Each state instance is only used one time. They’re regular C# classes (not Monobehaviours) and they are cheap, so I have no performance concerns with throwing them away after one use. This is how I get away with using constructors and instance variables in states.

The callback approach delegates out to the parent state for handling when important things happen in the substate. In the callback, the parent class would typically call ExitAllSubstates along with any other game or UI logic that has to happen now that the former parent state is the new leaf state.

That’s it for game states. Like I said, you might find them more relevant in some types of games than others, but when used properly they can make a huge impact in structuring your code and improving its understandability. Practically, that means faster development time and fewer bugs.

Happy Halloween from Bodeville!


Dev Log #11. A Bodeville Guide to Unity Game Architecture, Part 1: Configuration Data

At Bodeville we started a new project less than three weeks ago. In that time, I’ve built a nearly complete game loop with at least ten different screens, a tool for importing and exporting game tuning data, a fully hierarchical game state tree, and some of the more specific parts of our game, including a basic dollmaker and a prototyped time-based simulation mechanic.

Over the next month I’ll write posts about a few systems I built in the first weeks of development. The components I’ve built are generally small, simple, but effective. Today’s post is about game configuration data.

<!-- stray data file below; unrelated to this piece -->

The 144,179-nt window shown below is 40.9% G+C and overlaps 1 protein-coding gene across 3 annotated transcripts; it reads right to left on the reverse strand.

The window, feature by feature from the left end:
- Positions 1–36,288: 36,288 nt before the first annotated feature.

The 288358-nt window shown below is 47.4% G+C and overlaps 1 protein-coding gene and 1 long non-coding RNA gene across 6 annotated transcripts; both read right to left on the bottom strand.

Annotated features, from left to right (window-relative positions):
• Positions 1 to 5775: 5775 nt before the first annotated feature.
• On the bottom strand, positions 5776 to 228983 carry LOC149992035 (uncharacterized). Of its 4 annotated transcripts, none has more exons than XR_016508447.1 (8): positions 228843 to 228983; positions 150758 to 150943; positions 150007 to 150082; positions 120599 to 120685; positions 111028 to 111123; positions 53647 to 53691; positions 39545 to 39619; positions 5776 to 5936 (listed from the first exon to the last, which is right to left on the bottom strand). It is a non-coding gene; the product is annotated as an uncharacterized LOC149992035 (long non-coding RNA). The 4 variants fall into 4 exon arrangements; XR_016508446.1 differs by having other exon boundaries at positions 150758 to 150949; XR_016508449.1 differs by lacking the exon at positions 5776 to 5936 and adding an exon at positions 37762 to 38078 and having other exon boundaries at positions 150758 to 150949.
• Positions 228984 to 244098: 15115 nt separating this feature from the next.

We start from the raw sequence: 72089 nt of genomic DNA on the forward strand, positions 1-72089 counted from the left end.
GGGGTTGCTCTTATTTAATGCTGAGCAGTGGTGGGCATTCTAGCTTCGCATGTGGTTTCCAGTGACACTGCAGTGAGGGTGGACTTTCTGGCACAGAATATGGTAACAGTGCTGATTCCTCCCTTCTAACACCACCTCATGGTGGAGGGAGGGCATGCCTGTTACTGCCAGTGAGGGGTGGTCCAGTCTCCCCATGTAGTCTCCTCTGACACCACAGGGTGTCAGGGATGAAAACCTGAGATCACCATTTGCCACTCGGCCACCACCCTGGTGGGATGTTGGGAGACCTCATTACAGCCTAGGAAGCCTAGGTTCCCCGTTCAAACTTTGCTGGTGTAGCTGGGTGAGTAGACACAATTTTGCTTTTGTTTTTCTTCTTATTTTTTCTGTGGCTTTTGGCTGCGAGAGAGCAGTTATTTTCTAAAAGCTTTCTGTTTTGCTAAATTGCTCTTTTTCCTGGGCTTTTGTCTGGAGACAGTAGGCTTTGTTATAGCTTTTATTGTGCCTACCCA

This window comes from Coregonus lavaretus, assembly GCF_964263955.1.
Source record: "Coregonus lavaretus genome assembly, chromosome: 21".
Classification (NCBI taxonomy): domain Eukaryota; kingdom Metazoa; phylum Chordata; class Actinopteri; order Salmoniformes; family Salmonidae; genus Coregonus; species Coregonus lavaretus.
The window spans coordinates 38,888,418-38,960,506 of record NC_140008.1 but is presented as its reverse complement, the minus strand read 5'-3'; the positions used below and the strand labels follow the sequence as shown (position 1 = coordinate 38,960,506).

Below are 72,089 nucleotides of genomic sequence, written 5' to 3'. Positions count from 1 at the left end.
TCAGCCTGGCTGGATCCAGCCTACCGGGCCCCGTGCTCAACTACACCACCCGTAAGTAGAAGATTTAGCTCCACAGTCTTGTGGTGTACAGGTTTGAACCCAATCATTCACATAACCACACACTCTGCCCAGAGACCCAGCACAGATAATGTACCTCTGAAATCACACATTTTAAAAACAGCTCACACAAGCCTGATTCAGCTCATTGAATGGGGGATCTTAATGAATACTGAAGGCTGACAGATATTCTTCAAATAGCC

Game configuration data management

Our new game is a simulation that is tentatively called Grift. Simulations usually have a lot of tabular data that game designers are continuously tweaking and balancing. Even before I had written a line of code, Alexia already had several spreadsheets of game configuration data in Google Sheets.

Game data in Google Sheets

Clearly, this game would need a tool for managing this. I’d typically reuse a tool for this but our first game, Chief Emoji Officer, was a simple text adventure that didn’t require configuration data. So I started from scratch.

A blank project can be intimidating. I often spin my wheels for a bit trying to design the perfect system in my head. This usually leads me nowhere. Then I reach a point where I force myself to start writing some code, any code. I knew I’d need to define some kind of plain C# data type for the dollmaker accessories, so I started writing it. After a few iterations the end result is here:

public class AccessoryGmt {
   private readonly string id;
   private readonly int aesthetic;
   private readonly int costSoftCurrency;
   private readonly int costHardCurrency;
   private readonly string type;

 public AccessoryGmt(string id, int aesthetic, int costSoftCurrency,